At the Universityof Michigan, writing will play a critical role in your thinkingand learning, beginning with your first year. In some classes,your writing will be your most important tool for demonstratingthat you understand course concepts. Your ability to write prosethat, at its best, is characterized by intellectual force, clarity,appropriate organization and development of ideas, effective useof evidence, cogency, and stylistic control will be crucial toyour success as a student here. Because writing plays such a vitalrole in all academic disciplines at Michigan, your first writingcourse must meet your actual needs as a writer so that you cansuccessfully make the transition to college writing. The IntroductoryComposition Requirement should be completed in the first year.
All students enteringthe University must fulfill the first-year writing requirement.They may do so by taking Practicum and another first-year writingcourse, or by taking a first-year writing course alone. Aftermeeting with an advisor or a Writing Workshop instructor, studentsdecide which of these alternatives is better for them on the basisof a self-assessment.
2. Practicum(ECB 100-105)
Writing Practicumis for all students who choose the course as preparation for collegewriting. This is not a remedial course but is designed to supportstudents with limited experience writing the sorts of pieces mostoften assigned and valued at the University. Practicum offersopportunities for students to improve how they organize, develop,and support ideas, analyze complex material, and deploy evidencein an argument. Practicum is not graded but does earn two coursecredits. Class enrollment is limited to eighteen students. Classesmeet two hours per week and each student receives an additionalhalf-hour of individual instruction every other week in a conferencewith the instructor. This concentrated individual attention hasproven crucial to the success of students with limited writingexperience.
Practicum is thebest placement for you if:
- You learn best with one-on-one instructor support
- You have limited experience with writing
- You have limited experience with revision
- You have typically written essays of under two pages
- You have written fewer than three essays a year in high school
- You do not often read for pleasure
- You have difficulties making your writing correct
3. First-YearWriting Courses
First-year writingcourses are offered in a number of disciplines and cover a widerange of intriguing topics. They serve to introduce students tothe kinds of argumentative and analytical writing most often requiredin an advanced academic context. Students regularly receive writtenand oral feedback from peers as well as from the course instructor.Class sessions are often devoted to workshops that focus on examplesof student writing, and students typically receive responses fromtheir peers to each essay they write. Students have one or moreindividual conferences with the instructor in the term, and instructorsmay require individual students to work with a Writing Workshopinstructor on particular issues for all or part of the term.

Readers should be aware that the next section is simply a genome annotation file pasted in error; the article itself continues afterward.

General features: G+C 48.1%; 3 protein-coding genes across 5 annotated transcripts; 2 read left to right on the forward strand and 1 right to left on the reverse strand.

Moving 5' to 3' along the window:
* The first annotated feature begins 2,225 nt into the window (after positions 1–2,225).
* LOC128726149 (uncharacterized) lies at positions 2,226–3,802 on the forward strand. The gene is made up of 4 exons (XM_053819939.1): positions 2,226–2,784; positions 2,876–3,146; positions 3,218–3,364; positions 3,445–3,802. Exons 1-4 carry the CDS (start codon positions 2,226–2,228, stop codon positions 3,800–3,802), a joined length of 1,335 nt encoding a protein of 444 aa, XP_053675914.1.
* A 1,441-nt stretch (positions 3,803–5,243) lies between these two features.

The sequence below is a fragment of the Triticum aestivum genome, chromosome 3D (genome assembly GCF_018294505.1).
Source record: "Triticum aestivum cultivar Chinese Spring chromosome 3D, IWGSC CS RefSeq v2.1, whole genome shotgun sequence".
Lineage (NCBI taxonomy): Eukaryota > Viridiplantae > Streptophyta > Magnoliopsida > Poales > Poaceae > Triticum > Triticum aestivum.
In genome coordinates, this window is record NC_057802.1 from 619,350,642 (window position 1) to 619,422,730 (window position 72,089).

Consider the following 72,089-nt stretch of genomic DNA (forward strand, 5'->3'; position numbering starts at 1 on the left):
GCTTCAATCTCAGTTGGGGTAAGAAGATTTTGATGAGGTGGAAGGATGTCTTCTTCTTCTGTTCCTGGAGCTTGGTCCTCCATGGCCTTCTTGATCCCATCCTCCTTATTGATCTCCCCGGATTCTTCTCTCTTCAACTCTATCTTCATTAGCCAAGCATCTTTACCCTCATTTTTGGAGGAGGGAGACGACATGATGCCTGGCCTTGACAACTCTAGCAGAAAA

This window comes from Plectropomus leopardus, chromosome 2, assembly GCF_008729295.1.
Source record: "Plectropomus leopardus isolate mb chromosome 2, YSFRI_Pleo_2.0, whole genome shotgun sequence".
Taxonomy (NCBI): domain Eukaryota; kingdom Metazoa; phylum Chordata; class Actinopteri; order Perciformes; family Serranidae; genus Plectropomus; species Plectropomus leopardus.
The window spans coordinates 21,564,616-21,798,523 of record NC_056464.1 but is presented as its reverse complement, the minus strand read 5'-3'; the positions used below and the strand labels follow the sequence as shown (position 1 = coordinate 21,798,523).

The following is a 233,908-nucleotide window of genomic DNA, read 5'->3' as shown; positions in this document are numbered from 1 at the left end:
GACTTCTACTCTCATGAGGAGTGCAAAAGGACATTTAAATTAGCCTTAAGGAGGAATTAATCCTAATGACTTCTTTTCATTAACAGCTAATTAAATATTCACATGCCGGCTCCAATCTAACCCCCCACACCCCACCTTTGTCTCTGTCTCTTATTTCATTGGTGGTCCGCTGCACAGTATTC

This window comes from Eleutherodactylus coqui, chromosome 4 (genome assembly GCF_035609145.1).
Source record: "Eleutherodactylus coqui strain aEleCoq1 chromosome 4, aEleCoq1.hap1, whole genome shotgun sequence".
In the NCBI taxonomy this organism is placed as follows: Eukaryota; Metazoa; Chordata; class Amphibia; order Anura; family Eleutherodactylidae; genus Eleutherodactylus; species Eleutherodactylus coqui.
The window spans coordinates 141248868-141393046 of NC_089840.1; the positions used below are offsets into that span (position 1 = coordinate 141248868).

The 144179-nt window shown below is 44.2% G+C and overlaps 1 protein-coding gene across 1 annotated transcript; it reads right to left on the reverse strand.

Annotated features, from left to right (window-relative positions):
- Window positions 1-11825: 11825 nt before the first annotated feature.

First-Year Writingis the best placement for you if:
- You learn best from a combination of peer critiques and instructor feedback
- You anticipate needing some tutorial support but not frequent individual meetings with the instructor
- You have considerable experience with revision
- You have some experience writing with a computer
- You typically write three-to-five-page essays
- You have usually written three to five essays a year in high school
- You regularly read for pleasure
Courses that meet the First Year Writing Requirement:
- Classical Civilization 121
- English 124
- English 125
- History 195
- Institute for the Humanities 104
- Linguistics 104
- Lloyd Scholars 125
- Slavic Survey 151
- University Course 153
- Residential College students meet the requirement with RC Core 100.
- Honors Program students meet the requirement with Great Books 191 or and designated Honors sections of Classical Civilization 101.
4. TransferStudents Admitted in Winter 1999 or Later
Entering studentswho have taken a first-year writing course at another collegeor university may be able to use that course to satisfy the IntroductoryComposition requirement. Incoming transfer students should consultour web site: http://www.lsa.umich.edu/swc/requirements/transfcourses.htmlfor the list of courses approved as meeting the requirement.We do not consider Advanced Placement (AP) credit nor CreativeWriting or Journalism courses as equivalent to our IntroductoryComposition requirement. If your school or course is not listed,please provide a course description (from the school catalog)and the syllabus.
Submit it to:
Sweetland Writing Center
1139 Angell Hall
University of Michigan
Ann Arbor, MI 48109-1003
ECB 100 is offered Fall Term, 2000
In Fall Term, 2000,mainstream LS&A students may elect English 124or 125,or History 195, Slavic 151, or UniversityCourses 153.
Lloyd Hall Scholars Program 125 isrestricted to students enrolled in the LHS Program
147 total sectionsof English 124/125 are offered in Fall Term. These descriptionsare listed on the English department website.
Students enrolledin courses that meet the Introductory Composition requirementmay receive concurrent writing assistance from the Writing Workshop.For information, contact the Sweetland Writing Center in 1139 Angell Hall, (734) 764-0429.
A student MUSThave completed introductory composition before beingeligible to meet the Upper-LevelWriting Requirement.
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